As they explore, ask the kids: Is wind blowing in the same direction everywhere? At the same speed? Where’s the windiest spot?
Ask: Which locations will make the bubbles travel the farthest if we have a bubble contest?
Hold the bubble contest:
Choose a suggested location.
Ask participants to find a partner and pair up.
Have all pairs line up behind a starting line.
One member of the pair blows the bubbles while the other member runs alongside the bubbles and stands where the farthest bubble lands or pops.
The winner is the pair that is farthest apart. Ask: Is there a better starting spot, with stronger or steadier wind? Have families choose their own starting places and repeat the bubble race. For older or more mature children: Add tougher contest challenges, such as keeping a bubble from hitting the ground as long as possible or landing a bubble on a target spot by choosing a strategic launch point and then waving arms and blowing to steer it.
(Science Skills: Observe how city structures block wind, channel it, or create drafts)
Ask kids to share their experiences with wind.
Explain that buildings block the wind, but they can also channel it or make it flow faster down a narrow street. Kids might have observed this change in speed in a stream or river, where narrow parts move faster and wider parts move slower.
Discuss: Have you seen paper or leaves rise up into the air on a hot day? What might cause that? Explain that when a street heats up, the hot air rises rapidly. That’s called an updraft. (Look for birds circling high above—gliding on updrafts to save energy.) A downdraft is cooler air that is falling.
Demonstrate how to use the Wind Spinner. Have a volunteer look at the spinner from above. Which way is it twirling? If clockwise (to the right), the air is rising; if counterclockwise, it is falling.
Give families a copy of the Wind Spinner handout, give each person a copy of the template. Review the handouts with them. Give them scissors and have them make spinners. If you have time, have the families decorate their Wind Spinners before cutting them out.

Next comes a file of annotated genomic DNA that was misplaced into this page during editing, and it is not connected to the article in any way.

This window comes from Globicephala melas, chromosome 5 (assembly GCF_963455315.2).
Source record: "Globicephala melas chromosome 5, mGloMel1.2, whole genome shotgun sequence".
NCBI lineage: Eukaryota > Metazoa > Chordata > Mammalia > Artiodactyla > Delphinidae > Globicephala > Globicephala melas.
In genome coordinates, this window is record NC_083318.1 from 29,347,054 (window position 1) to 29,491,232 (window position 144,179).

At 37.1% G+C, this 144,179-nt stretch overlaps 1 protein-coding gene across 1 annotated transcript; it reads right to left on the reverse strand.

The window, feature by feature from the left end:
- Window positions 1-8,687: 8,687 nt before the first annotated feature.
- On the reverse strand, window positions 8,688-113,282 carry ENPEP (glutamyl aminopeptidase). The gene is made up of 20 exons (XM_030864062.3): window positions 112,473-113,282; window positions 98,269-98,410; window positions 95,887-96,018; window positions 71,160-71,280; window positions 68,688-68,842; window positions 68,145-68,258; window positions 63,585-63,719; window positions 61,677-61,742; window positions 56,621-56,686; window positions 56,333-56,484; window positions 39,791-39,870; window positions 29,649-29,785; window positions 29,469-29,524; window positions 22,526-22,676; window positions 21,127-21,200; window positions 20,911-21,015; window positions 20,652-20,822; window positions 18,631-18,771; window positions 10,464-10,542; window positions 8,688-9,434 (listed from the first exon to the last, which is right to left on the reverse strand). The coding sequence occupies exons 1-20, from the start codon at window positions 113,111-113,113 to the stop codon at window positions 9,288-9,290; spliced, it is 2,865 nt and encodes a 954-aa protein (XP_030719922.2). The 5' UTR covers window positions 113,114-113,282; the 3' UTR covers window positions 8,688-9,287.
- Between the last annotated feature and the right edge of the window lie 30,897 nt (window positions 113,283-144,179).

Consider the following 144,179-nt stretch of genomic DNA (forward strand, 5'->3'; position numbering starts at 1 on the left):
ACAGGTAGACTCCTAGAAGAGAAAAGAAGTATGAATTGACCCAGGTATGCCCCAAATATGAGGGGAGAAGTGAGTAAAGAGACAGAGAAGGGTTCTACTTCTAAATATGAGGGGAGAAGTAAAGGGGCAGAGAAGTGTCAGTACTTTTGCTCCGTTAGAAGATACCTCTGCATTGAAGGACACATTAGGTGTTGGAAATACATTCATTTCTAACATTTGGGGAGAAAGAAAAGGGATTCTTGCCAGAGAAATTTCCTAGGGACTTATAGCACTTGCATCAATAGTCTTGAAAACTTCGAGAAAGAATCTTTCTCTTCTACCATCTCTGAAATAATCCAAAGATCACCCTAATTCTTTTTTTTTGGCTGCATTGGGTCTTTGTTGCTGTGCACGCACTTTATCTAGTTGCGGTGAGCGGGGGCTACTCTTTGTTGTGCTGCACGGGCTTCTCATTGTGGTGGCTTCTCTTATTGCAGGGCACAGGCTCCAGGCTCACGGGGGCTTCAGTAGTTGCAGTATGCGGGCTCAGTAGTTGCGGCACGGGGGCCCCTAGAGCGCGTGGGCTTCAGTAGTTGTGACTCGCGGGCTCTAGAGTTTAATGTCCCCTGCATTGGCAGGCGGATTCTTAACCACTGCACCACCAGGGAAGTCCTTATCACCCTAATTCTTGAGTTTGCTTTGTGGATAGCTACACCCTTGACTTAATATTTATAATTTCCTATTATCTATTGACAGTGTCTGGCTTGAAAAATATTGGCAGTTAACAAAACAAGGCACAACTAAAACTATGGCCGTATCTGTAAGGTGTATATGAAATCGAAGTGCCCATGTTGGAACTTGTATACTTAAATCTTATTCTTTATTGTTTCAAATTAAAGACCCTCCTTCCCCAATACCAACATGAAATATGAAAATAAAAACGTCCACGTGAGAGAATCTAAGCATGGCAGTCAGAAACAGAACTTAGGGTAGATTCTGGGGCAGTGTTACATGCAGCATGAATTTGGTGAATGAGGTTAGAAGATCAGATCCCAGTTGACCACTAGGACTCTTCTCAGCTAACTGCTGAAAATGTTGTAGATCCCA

Encourage them to search for updrafts and downdrafts near buildings and water fountains, over hot pavement, in shaded areas, etc.
Move from family to family and offer support and encouragement.
Wrap-up 5–10 minutes
(Science Skills: Communicate how city structures block wind, channel it, or create drafts)
Gather the group together and take a guided tour of each pair's habitat.
Wonder aloud: How fast was the wind today? How fast can wind blow? Is there a “top speed”? What kind of damage could super-fast wind do? Revisit kids’ speed predictions if you did the warm-up. (Tornadoes generate the fastest measured wind speeds, at just over 300 miles per hour, and can lift locomotives off of train tracks, for example.)
For fun, have everyone pretend that they are trying to walk in the face of a super-fast wind.
Ask: What are ways that buildings affect wind flow in a city? (Block it, channel it, create updrafts and downdrafts, make wind swirl in circles.) Explain that the wind can make very tall buildings sway like trees!
Give families additional copies of the “Wind Spinner” Template to repeat the activity in their neighborhoods. Encourage them to take home the “How Fast Is the Wind?” handout to check the wind speed every day. Finally, give them the “Explore Weather Around You” handout to provide them with more ideas on how to continue investigating weather together.
Explore Some More
DIY Wind Scale (Beaufort)
Think about wind as a group to come up with a “Wind Feel Scale” from 1 to 10. For example, a “1” could mean you feel no wind at all, a “2” could mean a soft touch on your skin, a “3” could mean your hair moves, and so on. How would families describe the strongest winds on the scale?